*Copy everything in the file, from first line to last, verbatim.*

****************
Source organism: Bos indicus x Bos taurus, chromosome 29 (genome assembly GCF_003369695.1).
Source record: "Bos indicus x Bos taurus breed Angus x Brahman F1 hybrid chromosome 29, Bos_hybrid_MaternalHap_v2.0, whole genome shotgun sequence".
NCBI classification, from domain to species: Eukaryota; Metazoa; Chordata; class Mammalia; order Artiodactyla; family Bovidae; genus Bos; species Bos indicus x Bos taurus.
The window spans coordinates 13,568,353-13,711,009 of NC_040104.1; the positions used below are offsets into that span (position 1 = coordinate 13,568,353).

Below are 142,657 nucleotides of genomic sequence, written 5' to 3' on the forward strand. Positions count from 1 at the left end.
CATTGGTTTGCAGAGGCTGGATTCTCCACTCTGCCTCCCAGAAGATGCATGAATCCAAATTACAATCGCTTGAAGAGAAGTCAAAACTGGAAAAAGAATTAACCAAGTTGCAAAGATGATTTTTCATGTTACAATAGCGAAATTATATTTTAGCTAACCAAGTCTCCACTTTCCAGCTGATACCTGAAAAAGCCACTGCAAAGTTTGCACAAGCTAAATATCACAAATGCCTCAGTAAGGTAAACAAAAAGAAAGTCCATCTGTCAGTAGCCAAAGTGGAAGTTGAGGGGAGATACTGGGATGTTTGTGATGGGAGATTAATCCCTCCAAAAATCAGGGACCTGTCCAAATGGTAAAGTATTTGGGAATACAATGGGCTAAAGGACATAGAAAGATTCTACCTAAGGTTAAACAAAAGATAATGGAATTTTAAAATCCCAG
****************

Source organism: Bos indicus x Bos taurus, chromosome 29 (genome assembly GCF_003369695.1).
Source record: "Bos indicus x Bos taurus breed Angus x Brahman F1 hybrid chromosome 29, Bos_hybrid_MaternalHap_v2.0, whole genome shotgun sequence".
NCBI classification, from domain to species: Eukaryota; Metazoa; Chordata; class Mammalia; order Artiodactyla; family Bovidae; genus Bos; species Bos indicus x Bos taurus.
The window spans coordinates 13,568,353-13,711,009 of NC_040104.1; the positions used below are offsets into that span (position 1 = coordinate 13,568,353).

Below are 142,657 nucleotides of genomic sequence, written 5' to 3' on the forward strand. Positions count from 1 at the left end.
CATTGGTTTGCAGAGGCTGGATTCTCCACTCTGCCTCCCAGAAGATGCATGAATCCAAATTACAATCGCTTGAAGAGAAGTCAAAACTGGAAAAAGAATTAACCAAGTTGCAAAGATGATTTTTCATGTTACAATAGCGAAATTATATTTTAGCTAACCAAGTCTCCACTTTCCAGCTGATACCTGAAAAAGCCACTGCAAAGTTTGCACAAGCTAAATATCACAAATGCCTCAGTAAGGTAAACAAAAAGAAAGTCCATCTGTCAGTAGCCAAAGTGGAAGTTGAGGGGAGATACTGGGATGTTTGTGATGGGAGATTAATCCCTCCAAAAATCAGGGACCTGTCCAAATGGTAAAGTATTTGGGAATACAATGGGCTAAAGGACATAGAAAGATTCTACCTAAGGTTAAACAAAAGATAATGGAATTTTAAAATCCCAG